Gordon Brown's apology meant "no further action was needed"
Gordon Brown inadvertently broke Commons rules by sub-letting his constituency office, the Standards and Privileges committee has ruled.
The MPs said the prime minister had made no financial gain from the arrangement and they believed there was "no intention to deceive".
But they said Mr Brown should have ensured he had consulted the Commons authorities to check the rules.
They said Mr Brown had apologised and "no further action was necessary".
The complaint about Mr Brown sub-letting part of the Kirkcaldy and Cowdenbeath constituency office he shared with MSP Marilyn Livingstone to local Labour Party came from Conservative MP Greg Hands.
Mr Hands said he accepted the apology.
"It does not appear that the prime minister has personally profited from the breach, and he did quickly rectify the situation when it was brought to his attention by my complaint and by the media," he said.
The committee said Mr Brown and Ms Livingstone had paid half the rent for the office and each received half the income from the sub-tenant.
Mr Brown had reduced the amount he claimed from Parliamentary allowances to take account of the income he received from sub-letting part of the property to the local Labour Party.
"There was thus no financial gain to Mr Brown, and there was no subsidy of the local Labour Party from parliamentary funds," the report says.
Commons rules have explicitly banned subletting of premises paid for on expenses since 2004 - when former Scottish First Minister Henry McCleish was forced to quit over a similar scandal.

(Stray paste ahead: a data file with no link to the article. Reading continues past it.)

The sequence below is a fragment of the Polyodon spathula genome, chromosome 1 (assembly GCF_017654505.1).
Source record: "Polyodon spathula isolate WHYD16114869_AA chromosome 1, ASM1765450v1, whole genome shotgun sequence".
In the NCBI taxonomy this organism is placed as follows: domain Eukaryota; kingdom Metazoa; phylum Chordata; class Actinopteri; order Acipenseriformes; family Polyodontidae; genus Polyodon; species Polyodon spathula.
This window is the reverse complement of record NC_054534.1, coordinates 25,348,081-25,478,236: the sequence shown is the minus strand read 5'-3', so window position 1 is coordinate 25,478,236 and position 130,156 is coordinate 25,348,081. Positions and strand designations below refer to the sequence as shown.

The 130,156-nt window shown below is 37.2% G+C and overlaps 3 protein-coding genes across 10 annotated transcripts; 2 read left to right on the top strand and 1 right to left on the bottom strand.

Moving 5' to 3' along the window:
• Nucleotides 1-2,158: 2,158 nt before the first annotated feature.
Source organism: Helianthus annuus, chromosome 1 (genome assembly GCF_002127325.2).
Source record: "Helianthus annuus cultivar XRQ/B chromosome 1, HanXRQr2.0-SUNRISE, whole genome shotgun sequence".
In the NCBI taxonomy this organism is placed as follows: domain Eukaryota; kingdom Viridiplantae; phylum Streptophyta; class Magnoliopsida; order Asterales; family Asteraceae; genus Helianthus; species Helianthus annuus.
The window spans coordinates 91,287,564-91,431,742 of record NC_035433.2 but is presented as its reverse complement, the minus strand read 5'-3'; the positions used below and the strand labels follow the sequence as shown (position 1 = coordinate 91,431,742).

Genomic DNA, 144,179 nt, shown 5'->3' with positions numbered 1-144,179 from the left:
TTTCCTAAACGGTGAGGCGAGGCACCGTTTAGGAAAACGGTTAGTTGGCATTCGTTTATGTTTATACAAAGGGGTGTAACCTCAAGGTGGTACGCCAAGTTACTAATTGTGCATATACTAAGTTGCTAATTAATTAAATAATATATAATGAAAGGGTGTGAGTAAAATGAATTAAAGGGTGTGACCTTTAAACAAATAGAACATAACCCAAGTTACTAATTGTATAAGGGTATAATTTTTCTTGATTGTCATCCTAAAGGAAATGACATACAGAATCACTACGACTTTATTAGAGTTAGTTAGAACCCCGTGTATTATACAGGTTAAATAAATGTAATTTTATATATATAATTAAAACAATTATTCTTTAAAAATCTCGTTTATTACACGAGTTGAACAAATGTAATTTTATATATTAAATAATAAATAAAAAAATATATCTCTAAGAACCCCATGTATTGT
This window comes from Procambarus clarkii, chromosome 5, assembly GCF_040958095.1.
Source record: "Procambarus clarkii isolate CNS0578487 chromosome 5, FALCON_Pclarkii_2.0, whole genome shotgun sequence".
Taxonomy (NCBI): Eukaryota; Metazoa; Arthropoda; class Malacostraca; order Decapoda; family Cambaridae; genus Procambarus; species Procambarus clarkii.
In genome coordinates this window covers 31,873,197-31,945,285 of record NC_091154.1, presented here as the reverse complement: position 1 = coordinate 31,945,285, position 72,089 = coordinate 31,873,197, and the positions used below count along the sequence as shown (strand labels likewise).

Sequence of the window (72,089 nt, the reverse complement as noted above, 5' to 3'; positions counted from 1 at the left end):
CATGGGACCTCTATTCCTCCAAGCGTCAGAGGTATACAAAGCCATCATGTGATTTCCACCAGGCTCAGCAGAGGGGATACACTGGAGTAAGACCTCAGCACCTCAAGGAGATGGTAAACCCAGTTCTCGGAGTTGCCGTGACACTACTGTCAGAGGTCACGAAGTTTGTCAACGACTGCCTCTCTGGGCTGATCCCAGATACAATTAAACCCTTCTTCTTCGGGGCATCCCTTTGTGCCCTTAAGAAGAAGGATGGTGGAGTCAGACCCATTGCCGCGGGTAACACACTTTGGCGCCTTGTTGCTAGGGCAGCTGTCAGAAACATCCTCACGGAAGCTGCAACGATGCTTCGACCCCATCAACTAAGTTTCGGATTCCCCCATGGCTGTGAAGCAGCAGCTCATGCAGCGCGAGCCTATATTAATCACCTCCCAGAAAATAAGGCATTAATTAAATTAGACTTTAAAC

The committee says that "when entering into the arrangement to share a constituency office with a Member of the Scottish Parliament and to sub-let part of it to his local party, Mr Brown should have ensured that the House of Commons authorities were consulted on the rules relating to Members' allowances".
The arrangement broke no rules for Ms Livingstone - who handled the arrangement - but the committee said the premier had acted "dangerously" by assuming that Commons rules were the same as those for the Scottish parliament.
They also say the prime minister and the Commons authorities could have handled the complaint and their responses to it more promptly.
The committee also tick off the "House authorities" saying it was "disappointing" they had not "picked up from the papers available to them that an impermissible sub-letting arrangement had been entered into".
They were also criticised for giving the MP bad advice when he consulted them about the arrangement. It was stopped in December 2007 when the breach emerged in the media.
And they restate their advice that the case should serve "as a reminder 'particularly to ministers and to front-benchers' of the need to ensure they have complied with the rules of the House".
A spokesman for Mr Brown said: "We accept the findings of the report which makes clear that the error was inadvertent, there was no intention to deceive, it brought no financial benefit to Mr Brown or the Labour Party, and was quickly rectified once identified."